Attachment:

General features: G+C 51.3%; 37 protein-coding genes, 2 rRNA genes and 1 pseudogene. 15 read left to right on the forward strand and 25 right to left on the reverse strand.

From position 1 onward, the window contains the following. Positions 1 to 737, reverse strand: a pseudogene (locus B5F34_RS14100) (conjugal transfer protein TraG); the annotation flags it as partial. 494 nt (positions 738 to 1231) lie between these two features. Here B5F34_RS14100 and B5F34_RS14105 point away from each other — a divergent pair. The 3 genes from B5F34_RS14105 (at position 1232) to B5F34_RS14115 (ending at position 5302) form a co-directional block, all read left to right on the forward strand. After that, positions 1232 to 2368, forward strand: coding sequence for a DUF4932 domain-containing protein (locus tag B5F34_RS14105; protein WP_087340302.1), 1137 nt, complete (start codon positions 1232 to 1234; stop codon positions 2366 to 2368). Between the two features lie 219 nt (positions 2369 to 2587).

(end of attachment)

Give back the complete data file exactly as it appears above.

General features: G+C 51.3%; 37 protein-coding genes, 2 rRNA genes and 1 pseudogene. 15 read left to right on the forward strand and 25 right to left on the reverse strand.

From position 1 onward, the window contains the following. Positions 1 to 737, reverse strand: a pseudogene (locus B5F34_RS14100) (conjugal transfer protein TraG); the annotation flags it as partial. 494 nt (positions 738 to 1231) lie between these two features. Here B5F34_RS14100 and B5F34_RS14105 point away from each other — a divergent pair. The 3 genes from B5F34_RS14105 (at position 1232) to B5F34_RS14115 (ending at position 5302) form a co-directional block, all read left to right on the forward strand. After that, positions 1232 to 2368, forward strand: coding sequence for a DUF4932 domain-containing protein (locus tag B5F34_RS14105; protein WP_087340302.1), 1137 nt, complete (start codon positions 1232 to 1234; stop codon positions 2366 to 2368). Between the two features lie 219 nt (positions 2369 to 2587).